Soon, the warm nights will be underscored by the hum of the fan as I sleep under a single cool sheet. There will be late dinners on the patio, the lingering sun eager to stay up late with us like a kid on summer break. The joyous shrieks and splashing from neighbors' pools will echo through our streets; the solo "Marco" followed by the chorus of "Polo." We'll pack watermelon for day-trips to the beach, and marshmallows for overnight camping. Dry winds will bring wildfires, and white ash will fall on our cars like eerie summer snow. I'll turn another year older, a new generation, including my niece, will start kindergarten, and we'll find ourselves grasping onto the last perfect day of summer.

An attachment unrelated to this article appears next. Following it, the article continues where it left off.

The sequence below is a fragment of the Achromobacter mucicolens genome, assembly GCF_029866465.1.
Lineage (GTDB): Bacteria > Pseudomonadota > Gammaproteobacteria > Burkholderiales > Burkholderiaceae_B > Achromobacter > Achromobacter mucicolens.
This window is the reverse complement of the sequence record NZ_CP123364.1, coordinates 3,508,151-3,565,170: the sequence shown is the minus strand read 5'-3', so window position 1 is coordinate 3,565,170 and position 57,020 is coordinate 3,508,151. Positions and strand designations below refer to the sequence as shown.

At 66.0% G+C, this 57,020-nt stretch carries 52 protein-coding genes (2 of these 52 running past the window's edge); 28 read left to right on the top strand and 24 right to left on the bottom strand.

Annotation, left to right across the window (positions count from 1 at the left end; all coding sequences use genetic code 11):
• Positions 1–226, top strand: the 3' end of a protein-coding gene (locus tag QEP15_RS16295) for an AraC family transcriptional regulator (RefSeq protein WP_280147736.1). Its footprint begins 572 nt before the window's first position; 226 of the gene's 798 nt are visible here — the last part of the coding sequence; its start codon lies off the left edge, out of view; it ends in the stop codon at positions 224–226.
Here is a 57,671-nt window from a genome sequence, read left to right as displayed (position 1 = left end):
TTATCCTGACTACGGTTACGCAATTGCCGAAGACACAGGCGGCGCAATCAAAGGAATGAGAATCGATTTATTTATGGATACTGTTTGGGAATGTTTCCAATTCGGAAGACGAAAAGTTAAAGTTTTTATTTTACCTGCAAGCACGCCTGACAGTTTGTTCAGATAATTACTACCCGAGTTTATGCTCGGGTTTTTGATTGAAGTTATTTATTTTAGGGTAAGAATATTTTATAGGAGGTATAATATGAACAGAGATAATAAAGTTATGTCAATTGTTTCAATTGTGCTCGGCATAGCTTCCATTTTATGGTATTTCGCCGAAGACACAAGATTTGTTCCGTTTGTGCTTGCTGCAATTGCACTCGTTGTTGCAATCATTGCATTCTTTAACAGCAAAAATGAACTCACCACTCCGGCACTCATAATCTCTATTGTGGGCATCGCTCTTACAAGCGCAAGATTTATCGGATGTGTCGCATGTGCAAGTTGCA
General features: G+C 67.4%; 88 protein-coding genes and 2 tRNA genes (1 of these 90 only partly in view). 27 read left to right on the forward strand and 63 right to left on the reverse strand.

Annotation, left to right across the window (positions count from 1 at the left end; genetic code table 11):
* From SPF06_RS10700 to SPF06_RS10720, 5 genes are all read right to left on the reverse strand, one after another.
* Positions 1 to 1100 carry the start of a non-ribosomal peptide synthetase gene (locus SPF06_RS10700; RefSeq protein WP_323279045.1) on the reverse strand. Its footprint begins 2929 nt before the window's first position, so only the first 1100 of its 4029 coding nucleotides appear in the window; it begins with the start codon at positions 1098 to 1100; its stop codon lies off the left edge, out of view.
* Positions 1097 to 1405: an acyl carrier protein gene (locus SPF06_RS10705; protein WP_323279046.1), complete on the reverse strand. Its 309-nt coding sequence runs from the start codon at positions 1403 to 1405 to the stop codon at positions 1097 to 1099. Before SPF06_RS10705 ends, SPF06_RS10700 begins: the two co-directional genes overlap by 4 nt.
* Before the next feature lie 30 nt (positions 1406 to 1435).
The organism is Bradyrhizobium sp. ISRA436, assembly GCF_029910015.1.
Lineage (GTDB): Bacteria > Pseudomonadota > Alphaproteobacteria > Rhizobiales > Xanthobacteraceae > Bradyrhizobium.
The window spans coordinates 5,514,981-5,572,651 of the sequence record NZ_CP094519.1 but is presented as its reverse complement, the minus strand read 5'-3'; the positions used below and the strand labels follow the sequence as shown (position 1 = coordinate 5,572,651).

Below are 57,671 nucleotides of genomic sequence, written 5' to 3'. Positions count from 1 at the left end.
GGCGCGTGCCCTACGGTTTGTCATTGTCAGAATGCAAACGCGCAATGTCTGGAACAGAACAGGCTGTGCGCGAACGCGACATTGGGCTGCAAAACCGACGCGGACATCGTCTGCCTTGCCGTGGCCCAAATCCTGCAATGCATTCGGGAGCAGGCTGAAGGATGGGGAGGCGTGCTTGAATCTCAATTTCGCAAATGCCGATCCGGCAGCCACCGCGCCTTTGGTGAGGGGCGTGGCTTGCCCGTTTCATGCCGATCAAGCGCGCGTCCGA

All of this is just ahead of us, on the other side of that haze. Which is why I made this soup while I could.

This recipe is quite simple, which allows you more time to squander your day away in your pajamas. Most of the work is done by the oven, since almost all of the ingredients of this soup are roasted... have I mentioned here my love of roasting vegetables? Roasting makes the flavors of vegetables deeper, more determined and robust. For this particular soup, you roast the squash, tomatoes, garlic and peppers until you can almost taste them wafting through the vent of your oven.

Then it's just a little simmering and some blending, and you have the most decadent and soothing soup.

In a few days, I'll likely have a new recipe for you, probably something fit for an early summer picnic. But for today I'll stay in my pajamas, curl up on the couch, and savor my last bowl of warm soup while I can.